FIG. 1 shows a schematic, cross-sectional view of a portion of a prior art integrated circuit substrate and illustrates light reflections through a photoimageable material opening.

FIG. 2 shows a cross-sectional view of a portion of an integrated circuit structure including a substrate having circuit devices formed thereon, an etch stop layer overlying the substrate followed by a base dielectric material and two alternating layers of dielectric material according to an embodiment of the invention.

FIG. 3 shows the structure of FIG. 2 after the introduction of two additional alternating layers of dielectric material.

FIG. 4 shows the structure of FIG. 3 after the introduction of two additional alternating layers.

FIG. 5 shows the structure of FIG. 4 after the introduction of three additional alternating layers.

FIG. 6 shows the structure of FIG. 5 after the introduction and patterning of a photoimageable material having openings to devices in the substrate.

FIG. 7 shows the structure of FIG. 6 after introducing an interconnection to a contact point on the substrate.

FIG. 8 is a graphical representation of the peak reflectance through a prior art substrate structure and a structure according to FIG. 5.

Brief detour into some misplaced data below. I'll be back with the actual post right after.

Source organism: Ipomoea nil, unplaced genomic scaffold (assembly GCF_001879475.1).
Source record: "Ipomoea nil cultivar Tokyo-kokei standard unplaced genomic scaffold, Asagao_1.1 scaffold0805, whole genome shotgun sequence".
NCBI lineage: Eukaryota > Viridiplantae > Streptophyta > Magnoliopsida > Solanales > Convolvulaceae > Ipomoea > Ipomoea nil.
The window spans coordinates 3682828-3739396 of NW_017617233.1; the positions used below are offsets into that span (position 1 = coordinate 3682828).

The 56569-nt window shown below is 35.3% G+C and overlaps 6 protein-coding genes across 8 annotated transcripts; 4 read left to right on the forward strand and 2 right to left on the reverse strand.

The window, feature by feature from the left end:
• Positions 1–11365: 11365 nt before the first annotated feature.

DETAILED DESCRIPTION OF THE INVENTION

The invention relates to techniques and an apparatus for forming interlayer dielectric material layers that suppress undesired substrate reflections. In one embodiment, a method includes introducing a dielectric layer over a substrate between an interconnection line and a contact point, the dielectric layer comprising a plurality of different material layers, and patterning an interconnection to the contact point. An embodiment of the apparatus includes a substrate comprising a plurality of devices formed thereon and a dielectric layer comprising a plurality of alternating material layers overlying the substrate. The apparatus also includes an interconnection line overlying the dielectric layer and coupled to at least one of the plurality of devices.

FIGS. 2-7 illustrate an example of a dielectric layer that suppresses substrate reflections. Unless otherwise specified, substrate refers to the device substrate, such as a silicon semiconductor substrate as well as a substrate having one or more interconnection lines formed thereon. In the latter case, the dielectric layer described herein is an interlayer dielectric material(s) between interconnection lines. It is recognized that the majority of substrate reflection problems occur through the primary dielectric material over the device substrate (e.g., primary dielectric material between the device substrate and the first interlayer dielectric layer). Accordingly, with reference to FIG. 2 through FIG. 7, a technique is shown of forming an interlayer dielectric over the device substrate. It is appreciated that subsequent dielectric material layers (i.e., subsequent interlayer dielectric material layers) may optionally be formed according to technique described herein, depending in part on the extent of reflections seen at the various higher levels.

FIG. 2 shows structure 200 including device substrate 210 of, for example, a semiconductor such as silicon. Device substrate 210 includes a plurality of devices 220 formed in active areas thereon. Such active areas are defined, in one sense, by isolation structures such as shallow trench isolation (STI) structures 230.